Some years after the publication of Perci­val’s observations and experiences (May 1772), French physicians began to employ carbon dioxide in the treatment of cancerous ulcers, and Ewart’s two cases (1794) were much quoted. Follin claimed priority in introducing into France the gas as a therapeutic measure. He writes: “I have tried on some patients a new method of local anesthesia, which has never been practiced in France before, and which consists in exposing ulcerated and painful surfaces to a continuous current of carbon dioxide gas.” But such priority is not accorded to him by Demarquay, who wrote that the method had been practiced in France twenty-four years prior to Follin’s claim.

The results obtained in England by Percival, Hey, Warren, and others were too important not to be considered by some French practi­tioners, and indeed everywhere in France ex­periments with carbon dioxide were made to ver­ify what had been learned from the experience of English physicians and what Priestley espe­cially had popularized.

Carbon dioxide treatment became popular in France; it was foremost at the Academy of Sciences and Art of Dijon, where great scien­tific activity was developed and where facts were established showing the beneficial effect of the gas on all kinds of ulcers and other affec­tions. J. L. Targioni, of Florence, reported to this academy the details of a case of cancer of the mamma treated by fixed air. The gas had relieved the pain, corrected the bad character of the suppuration, and improved the general condition of the patient. About one-half of the cancerous ulcer had become cicatrized.

In Paris there were also cases published by the Royal Society of Medicine, proving sufficiently the efficacy of the remedy. This soci­ety established a commission to investigate the subject; Lalouette was elected chairman. This commission confirmed that carbon dioxide, although it did not cure cancer, would relieve pain and beneficially act on open ulcers by modi­fying the secretion and cause, to a certain ex­tent, cicatrization.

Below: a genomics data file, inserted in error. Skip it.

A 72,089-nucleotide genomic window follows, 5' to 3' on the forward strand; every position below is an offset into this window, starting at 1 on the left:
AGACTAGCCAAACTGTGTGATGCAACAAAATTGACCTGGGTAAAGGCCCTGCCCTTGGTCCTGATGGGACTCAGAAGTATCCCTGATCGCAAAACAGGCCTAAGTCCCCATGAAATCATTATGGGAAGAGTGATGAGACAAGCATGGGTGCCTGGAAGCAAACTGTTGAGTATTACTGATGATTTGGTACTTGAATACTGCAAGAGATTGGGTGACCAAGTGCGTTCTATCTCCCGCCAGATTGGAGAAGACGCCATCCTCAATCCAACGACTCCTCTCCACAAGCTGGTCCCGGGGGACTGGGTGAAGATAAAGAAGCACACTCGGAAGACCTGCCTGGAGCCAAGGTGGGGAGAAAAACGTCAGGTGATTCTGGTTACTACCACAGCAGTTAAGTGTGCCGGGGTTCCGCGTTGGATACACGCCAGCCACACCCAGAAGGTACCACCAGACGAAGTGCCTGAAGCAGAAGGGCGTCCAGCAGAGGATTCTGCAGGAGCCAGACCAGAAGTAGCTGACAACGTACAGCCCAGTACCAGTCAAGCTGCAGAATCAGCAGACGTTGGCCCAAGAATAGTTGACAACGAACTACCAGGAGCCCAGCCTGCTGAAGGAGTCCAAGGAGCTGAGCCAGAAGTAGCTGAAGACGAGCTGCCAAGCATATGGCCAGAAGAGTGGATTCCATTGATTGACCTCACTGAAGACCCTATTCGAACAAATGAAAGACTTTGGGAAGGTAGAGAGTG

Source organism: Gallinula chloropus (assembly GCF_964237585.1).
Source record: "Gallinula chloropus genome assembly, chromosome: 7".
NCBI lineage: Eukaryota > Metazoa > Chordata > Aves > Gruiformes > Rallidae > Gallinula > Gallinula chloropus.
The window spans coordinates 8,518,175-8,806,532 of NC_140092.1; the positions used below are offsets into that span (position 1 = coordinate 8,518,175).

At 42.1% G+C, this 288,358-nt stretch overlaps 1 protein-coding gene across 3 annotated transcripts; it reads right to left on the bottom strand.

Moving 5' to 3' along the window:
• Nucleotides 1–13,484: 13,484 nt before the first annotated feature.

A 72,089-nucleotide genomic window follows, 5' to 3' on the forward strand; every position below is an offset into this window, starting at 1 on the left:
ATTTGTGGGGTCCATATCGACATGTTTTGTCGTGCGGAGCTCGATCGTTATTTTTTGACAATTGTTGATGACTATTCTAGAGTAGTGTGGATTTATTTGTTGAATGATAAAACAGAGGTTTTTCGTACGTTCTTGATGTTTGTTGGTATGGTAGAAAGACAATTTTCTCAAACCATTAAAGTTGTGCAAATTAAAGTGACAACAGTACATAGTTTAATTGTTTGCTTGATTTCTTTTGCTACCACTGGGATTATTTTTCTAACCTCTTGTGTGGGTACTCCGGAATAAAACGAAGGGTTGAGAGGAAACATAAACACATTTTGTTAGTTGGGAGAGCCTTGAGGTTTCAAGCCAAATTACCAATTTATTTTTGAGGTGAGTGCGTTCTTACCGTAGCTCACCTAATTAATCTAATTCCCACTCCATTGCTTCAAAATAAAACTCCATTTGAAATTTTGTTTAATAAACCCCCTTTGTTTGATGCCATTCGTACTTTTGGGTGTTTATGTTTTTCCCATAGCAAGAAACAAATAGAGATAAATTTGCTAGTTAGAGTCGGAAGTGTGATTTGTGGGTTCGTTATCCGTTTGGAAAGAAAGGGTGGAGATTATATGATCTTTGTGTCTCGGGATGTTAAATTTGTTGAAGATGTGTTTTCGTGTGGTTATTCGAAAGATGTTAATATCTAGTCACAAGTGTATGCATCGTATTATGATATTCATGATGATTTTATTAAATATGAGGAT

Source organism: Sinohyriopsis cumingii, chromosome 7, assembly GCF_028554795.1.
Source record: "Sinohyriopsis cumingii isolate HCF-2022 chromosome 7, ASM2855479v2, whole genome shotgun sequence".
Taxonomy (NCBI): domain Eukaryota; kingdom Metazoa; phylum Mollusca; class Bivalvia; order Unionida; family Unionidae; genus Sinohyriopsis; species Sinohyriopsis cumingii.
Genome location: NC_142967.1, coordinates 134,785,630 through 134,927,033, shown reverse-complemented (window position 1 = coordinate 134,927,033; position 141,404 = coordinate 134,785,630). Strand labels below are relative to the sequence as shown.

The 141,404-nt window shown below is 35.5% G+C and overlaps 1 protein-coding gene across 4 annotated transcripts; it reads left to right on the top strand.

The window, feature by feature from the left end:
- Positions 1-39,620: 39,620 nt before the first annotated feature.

In the year 1776 Abbe Magellan reported a case of very extensive ulcerating cancer, which under the influence of carbon dioxide had become reduced to one-quarter of its former size. At a later period Demarquay, who has written the history of carbon dioxide treatment, reported from his practice analogous cases in which long-continued carbon dioxide gas douches ame­liorated the condition of cancerous ulcers, re­lieving pain and arresting the progress of the disease to such an extent that the patients gained in strength and courage, that their gen­eral health became comparatively very good; but all this was only temporary. He had also cases in which the patients thus benefited and apparently on the way to perfect recovery died at an earlier or later period from a non-related disease. Cases of the latter kind were also reported in Demarquay’s time from England. There appeared many publications on this subject in France, including one by Ro­zier, in 1776; Lalouette’s report appeared in 1778.

Among the channels by which carbon dioxide was introduced into the system was respiration. In former times carbon dioxide gas inhalations of a specified degree were a well-known and extensively employed therapeutic measure. From the observation that the fumes of freshly plowed earth did good service to consumptives – as the belief was – the conclusion was arrived at that the carbon dioxide of these fumes was the essential agent. Physicians went so far as to order patients to be covered with earth; they recommended them to stay in the cow­shed and even to sleep there. This treatment was widely accepted and became very popular.